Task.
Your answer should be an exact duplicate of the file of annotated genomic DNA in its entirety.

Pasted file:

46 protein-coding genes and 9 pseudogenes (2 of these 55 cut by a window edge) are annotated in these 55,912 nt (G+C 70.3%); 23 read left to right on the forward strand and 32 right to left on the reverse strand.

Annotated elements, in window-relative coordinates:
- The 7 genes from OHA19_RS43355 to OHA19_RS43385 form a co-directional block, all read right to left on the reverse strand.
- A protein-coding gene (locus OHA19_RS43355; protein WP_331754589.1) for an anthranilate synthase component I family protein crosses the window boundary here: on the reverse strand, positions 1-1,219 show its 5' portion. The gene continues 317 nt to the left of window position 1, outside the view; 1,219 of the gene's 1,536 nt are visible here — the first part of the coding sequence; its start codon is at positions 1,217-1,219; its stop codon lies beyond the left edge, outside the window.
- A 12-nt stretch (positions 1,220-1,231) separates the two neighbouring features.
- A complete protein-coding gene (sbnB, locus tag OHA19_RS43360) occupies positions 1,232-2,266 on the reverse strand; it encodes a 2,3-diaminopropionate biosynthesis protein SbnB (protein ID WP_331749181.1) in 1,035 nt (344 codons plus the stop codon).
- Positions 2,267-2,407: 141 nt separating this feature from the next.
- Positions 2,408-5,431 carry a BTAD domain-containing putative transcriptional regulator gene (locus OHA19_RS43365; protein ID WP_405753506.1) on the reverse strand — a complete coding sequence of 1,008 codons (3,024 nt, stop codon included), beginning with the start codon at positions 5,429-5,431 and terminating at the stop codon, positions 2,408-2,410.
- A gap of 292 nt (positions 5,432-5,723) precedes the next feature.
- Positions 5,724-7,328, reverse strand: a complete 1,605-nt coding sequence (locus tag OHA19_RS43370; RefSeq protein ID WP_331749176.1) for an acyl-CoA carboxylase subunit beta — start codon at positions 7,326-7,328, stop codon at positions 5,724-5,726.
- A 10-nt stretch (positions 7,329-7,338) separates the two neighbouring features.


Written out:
46 protein-coding genes and 9 pseudogenes (2 of these 55 cut by a window edge) are annotated in these 55,912 nt (G+C 70.3%); 23 read left to right on the forward strand and 32 right to left on the reverse strand.

Annotated elements, in window-relative coordinates:
- The 7 genes from OHA19_RS43355 to OHA19_RS43385 form a co-directional block, all read right to left on the reverse strand.
- A protein-coding gene (locus OHA19_RS43355; protein WP_331754589.1) for an anthranilate synthase component I family protein crosses the window boundary here: on the reverse strand, positions 1-1,219 show its 5' portion. The gene continues 317 nt to the left of window position 1, outside the view; 1,219 of the gene's 1,536 nt are visible here — the first part of the coding sequence; its start codon is at positions 1,217-1,219; its stop codon lies beyond the left edge, outside the window.
- A 12-nt stretch (positions 1,220-1,231) separates the two neighbouring features.
- A complete protein-coding gene (sbnB, locus tag OHA19_RS43360) occupies positions 1,232-2,266 on the reverse strand; it encodes a 2,3-diaminopropionate biosynthesis protein SbnB (protein ID WP_331749181.1) in 1,035 nt (344 codons plus the stop codon).
- Positions 2,267-2,407: 141 nt separating this feature from the next.
- Positions 2,408-5,431 carry a BTAD domain-containing putative transcriptional regulator gene (locus OHA19_RS43365; protein ID WP_405753506.1) on the reverse strand — a complete coding sequence of 1,008 codons (3,024 nt, stop codon included), beginning with the start codon at positions 5,429-5,431 and terminating at the stop codon, positions 2,408-2,410.
- A gap of 292 nt (positions 5,432-5,723) precedes the next feature.
- Positions 5,724-7,328, reverse strand: a complete 1,605-nt coding sequence (locus tag OHA19_RS43370; RefSeq protein ID WP_331749176.1) for an acyl-CoA carboxylase subunit beta — start codon at positions 7,326-7,328, stop codon at positions 5,724-5,726.
- A 10-nt stretch (positions 7,329-7,338) separates the two neighbouring features.